日本人はなぜ無宗教なのか: Japanese Spirituality : Being Non-religious in a Religious Culture
University Press of America, 2005 - 90 ページ
Why Are the Japanese Non-Religious?: Japanese Spirituality: Being Non-Religious in a Religious Culture, translated here for the first time in English, was first published in Japan in 1996. It has also been translated into Korean and German. Author Toshimaro Ama examines the concept of mushukyo, or lack of specific religious beliefs. According to Ama, the Japanese generally lack an understanding of or desire to commit to a particular organized religion, oftentimes fusing Shinto, Christianity, and Buddhism into a hybrid form of spirituality.
The book classifies Japanese religion into "revealed," or organized (i.e. Buddhism or Confucianism), and "natural," or folklore based. It explains how folklore and culture have been integrated into the Japanese religious mind, examines governmental influence over the development of Japanese religion, and introduces several attempts to restore authentic spirituality. The book, which has sold more than 100,000 copies, is widely popular among students of Japanese culture and ethnicity as well as lay readers desiring to learn more about Japanese religious identity.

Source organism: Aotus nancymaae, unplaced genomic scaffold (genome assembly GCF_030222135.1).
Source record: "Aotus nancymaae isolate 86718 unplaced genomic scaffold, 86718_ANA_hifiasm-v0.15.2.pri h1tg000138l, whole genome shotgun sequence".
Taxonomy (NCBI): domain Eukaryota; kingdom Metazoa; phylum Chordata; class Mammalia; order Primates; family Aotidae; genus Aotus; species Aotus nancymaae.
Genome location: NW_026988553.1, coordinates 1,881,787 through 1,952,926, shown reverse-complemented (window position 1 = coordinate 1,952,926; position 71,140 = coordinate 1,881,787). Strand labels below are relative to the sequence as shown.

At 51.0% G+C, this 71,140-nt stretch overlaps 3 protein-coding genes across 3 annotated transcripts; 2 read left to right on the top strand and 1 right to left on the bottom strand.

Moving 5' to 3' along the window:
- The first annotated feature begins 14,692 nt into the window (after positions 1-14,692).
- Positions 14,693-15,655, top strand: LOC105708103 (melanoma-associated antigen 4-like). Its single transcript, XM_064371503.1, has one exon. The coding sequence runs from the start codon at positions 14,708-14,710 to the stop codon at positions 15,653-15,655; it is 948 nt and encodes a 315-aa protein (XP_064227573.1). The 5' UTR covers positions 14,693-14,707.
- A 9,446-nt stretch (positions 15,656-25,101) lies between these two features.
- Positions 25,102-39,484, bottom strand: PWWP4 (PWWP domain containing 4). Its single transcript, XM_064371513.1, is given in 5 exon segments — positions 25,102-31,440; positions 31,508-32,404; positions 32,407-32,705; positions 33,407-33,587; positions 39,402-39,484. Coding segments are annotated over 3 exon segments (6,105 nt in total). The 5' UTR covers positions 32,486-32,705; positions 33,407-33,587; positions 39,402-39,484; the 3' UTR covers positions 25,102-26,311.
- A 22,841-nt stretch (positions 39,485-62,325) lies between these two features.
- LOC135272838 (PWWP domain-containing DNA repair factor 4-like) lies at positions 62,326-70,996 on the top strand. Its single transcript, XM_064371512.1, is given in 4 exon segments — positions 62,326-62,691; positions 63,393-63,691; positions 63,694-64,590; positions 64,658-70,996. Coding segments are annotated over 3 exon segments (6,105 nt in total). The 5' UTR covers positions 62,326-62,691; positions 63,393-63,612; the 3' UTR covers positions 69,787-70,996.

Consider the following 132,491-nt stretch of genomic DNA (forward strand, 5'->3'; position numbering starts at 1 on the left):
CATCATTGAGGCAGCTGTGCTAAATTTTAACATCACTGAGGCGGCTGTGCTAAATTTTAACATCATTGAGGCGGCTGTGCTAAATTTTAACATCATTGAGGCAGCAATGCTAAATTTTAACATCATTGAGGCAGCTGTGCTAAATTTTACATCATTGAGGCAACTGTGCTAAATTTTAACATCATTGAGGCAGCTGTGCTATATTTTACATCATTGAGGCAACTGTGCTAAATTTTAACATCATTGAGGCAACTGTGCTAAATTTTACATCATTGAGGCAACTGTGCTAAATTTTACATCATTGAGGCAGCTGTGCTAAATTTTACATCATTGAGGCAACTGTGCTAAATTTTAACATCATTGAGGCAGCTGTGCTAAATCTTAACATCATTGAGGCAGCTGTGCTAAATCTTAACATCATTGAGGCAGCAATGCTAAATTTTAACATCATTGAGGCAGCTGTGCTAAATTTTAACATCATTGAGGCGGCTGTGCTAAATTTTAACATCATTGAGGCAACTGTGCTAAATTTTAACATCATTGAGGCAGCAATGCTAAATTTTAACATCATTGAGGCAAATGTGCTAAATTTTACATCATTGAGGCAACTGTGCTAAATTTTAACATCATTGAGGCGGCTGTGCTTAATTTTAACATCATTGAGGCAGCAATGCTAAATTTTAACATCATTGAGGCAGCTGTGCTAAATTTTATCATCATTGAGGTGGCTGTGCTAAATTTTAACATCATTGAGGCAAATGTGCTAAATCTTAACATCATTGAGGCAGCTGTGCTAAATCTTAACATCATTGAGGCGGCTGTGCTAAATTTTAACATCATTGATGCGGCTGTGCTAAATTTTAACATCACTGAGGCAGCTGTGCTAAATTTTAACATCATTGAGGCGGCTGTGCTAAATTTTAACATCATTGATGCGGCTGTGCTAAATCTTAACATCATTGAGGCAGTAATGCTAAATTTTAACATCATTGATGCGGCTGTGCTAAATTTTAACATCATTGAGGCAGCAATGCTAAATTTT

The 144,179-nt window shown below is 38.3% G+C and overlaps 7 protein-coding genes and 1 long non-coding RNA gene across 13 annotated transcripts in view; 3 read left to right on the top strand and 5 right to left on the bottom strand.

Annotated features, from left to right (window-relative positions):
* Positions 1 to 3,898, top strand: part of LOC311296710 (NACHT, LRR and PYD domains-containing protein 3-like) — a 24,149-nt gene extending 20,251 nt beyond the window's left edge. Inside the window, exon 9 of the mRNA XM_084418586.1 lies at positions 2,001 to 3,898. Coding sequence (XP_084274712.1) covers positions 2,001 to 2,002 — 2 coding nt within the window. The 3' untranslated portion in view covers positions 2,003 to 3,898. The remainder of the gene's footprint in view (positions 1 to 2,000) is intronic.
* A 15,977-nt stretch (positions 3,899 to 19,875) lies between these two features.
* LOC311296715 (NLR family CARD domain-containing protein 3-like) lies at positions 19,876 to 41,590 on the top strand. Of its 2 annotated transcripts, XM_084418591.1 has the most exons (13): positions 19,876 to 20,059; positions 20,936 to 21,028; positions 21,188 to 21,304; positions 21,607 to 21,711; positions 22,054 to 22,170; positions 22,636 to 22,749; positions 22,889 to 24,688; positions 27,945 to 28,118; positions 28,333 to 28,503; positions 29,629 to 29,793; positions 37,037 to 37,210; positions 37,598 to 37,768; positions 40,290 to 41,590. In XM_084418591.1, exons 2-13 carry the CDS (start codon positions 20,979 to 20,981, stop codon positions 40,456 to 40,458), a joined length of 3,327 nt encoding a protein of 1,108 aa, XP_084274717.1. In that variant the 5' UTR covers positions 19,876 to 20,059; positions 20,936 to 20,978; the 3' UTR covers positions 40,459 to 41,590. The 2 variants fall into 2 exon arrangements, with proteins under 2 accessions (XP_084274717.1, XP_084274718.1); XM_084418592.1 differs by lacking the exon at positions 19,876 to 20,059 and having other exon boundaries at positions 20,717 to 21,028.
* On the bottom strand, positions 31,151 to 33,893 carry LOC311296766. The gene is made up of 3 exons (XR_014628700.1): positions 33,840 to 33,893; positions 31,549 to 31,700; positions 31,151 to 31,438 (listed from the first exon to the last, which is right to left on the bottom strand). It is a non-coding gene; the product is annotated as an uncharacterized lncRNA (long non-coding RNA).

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According to Yanagita afterlife Amaterasu Omikami Amida Buddha Amida's compassion ancestors ancestral spirits became become believed bodhisattvas Buddhist priests buraku century ceremony Chikuma shobo Christianity Confucianism custom death deceased devout Shin Buddhists Emperor worship enshrined entrust faith festivals freedom of religion Funeral Buddhism Genza hatsumode Higashi Honganji Honen hotoke impermanence innate nature Inoue Kowashi Japanese religious mind Juemon Kida Kiyozawa Kyoto leaders lives majority of Japanese medieval period Meiji government Meiji period memorial services Miyakojima natural religion needed Nembutsu Nembutsu teaching Nevertheless Nishi Honganji non-religious obon Ogamijima Okinawa one's ordinary oyasama parishioners person practice prefecture propagation Pure Land realized religious feelings residents revealed and natural revealed religion Shimaji Shin Buddhist shinjin Shinran Shinto priests Shinto rituals shogunate shrines shukyo society spiritual liberation system of Emperor Takagi Teihon Yanagita Kunioshu temple Tokugawa period Tokyo tradition Translator's note understanding Uyagamu various deities villagers Yamane Yanagita Kunio